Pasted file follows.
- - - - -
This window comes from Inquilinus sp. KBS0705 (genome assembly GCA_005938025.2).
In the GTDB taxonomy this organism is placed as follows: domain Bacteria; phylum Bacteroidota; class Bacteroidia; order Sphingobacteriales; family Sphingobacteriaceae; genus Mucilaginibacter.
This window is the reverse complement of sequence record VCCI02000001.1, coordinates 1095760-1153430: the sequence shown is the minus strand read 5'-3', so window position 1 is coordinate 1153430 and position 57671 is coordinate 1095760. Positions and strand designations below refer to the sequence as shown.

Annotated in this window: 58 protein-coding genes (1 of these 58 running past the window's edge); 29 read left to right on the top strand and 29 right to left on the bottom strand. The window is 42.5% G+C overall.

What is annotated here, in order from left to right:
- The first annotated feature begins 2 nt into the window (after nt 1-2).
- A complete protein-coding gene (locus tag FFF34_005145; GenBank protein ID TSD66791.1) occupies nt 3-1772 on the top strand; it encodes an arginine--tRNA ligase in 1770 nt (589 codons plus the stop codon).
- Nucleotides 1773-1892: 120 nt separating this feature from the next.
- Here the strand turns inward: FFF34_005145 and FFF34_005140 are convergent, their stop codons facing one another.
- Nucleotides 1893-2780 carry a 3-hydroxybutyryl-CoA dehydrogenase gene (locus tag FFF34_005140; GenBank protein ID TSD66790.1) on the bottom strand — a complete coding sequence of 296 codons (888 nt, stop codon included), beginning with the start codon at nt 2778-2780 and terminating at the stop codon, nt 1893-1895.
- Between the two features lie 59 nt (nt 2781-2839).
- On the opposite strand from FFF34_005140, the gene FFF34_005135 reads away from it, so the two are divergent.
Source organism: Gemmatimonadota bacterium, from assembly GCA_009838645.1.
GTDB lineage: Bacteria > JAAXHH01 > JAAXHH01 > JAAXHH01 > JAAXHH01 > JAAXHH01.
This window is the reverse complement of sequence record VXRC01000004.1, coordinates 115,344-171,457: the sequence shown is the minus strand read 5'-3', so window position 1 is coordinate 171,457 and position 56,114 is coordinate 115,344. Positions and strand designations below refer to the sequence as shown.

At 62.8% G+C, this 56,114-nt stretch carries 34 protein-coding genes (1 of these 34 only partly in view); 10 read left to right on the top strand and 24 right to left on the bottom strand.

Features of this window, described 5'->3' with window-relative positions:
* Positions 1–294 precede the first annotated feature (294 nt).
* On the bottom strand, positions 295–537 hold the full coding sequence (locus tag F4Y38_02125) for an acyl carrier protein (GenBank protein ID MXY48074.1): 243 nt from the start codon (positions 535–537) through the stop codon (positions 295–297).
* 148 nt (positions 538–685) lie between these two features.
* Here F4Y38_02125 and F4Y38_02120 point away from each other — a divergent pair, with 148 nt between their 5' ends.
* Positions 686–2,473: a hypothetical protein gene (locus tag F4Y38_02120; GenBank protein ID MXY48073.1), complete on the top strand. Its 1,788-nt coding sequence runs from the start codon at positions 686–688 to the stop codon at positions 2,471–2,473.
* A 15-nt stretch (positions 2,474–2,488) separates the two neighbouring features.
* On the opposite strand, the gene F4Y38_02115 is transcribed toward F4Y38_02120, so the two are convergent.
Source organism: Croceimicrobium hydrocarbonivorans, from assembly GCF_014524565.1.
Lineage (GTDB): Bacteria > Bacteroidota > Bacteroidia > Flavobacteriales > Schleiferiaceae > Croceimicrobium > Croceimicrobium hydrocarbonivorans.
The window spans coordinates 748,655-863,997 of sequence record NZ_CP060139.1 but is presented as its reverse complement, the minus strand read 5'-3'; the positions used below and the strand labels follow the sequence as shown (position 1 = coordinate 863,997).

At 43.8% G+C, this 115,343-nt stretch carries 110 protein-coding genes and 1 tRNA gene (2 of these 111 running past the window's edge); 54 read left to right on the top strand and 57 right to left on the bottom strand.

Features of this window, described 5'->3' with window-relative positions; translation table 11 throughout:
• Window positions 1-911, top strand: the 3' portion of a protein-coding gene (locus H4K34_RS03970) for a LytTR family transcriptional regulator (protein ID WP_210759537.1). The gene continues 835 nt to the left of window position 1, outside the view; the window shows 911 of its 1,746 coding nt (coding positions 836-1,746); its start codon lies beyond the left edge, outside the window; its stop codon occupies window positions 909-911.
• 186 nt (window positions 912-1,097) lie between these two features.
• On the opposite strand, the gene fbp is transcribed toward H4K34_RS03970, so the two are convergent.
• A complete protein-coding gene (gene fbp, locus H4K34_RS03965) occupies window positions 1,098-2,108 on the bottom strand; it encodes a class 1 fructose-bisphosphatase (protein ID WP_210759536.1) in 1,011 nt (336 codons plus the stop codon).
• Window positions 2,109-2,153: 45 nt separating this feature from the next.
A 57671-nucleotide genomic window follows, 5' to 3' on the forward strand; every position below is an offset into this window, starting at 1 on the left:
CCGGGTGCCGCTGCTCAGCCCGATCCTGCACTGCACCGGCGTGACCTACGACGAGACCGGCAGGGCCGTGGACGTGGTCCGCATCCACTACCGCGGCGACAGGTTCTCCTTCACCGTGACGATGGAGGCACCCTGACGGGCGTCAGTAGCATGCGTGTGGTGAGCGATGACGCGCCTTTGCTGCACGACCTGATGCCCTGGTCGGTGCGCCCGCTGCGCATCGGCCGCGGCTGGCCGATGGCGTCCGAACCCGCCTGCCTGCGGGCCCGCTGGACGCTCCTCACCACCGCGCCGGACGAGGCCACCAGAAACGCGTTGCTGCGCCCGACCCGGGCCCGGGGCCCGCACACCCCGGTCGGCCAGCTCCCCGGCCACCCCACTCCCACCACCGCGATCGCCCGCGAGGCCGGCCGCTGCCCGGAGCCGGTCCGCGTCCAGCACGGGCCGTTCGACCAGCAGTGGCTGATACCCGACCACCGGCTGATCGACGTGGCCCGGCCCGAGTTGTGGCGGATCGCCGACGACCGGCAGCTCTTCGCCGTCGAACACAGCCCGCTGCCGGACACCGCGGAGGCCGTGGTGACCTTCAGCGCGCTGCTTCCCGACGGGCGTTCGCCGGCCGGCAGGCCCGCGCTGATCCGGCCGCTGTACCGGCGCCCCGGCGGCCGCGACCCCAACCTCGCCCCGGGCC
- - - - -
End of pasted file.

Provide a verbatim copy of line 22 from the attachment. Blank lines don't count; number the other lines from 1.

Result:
* Positions 686–2,473: a hypothetical protein gene (locus tag F4Y38_02120; GenBank protein ID MXY48073.1), complete on the top strand. Its 1,788-nt coding sequence runs from the start codon at positions 686–688 to the stop codon at positions 2,471–2,473.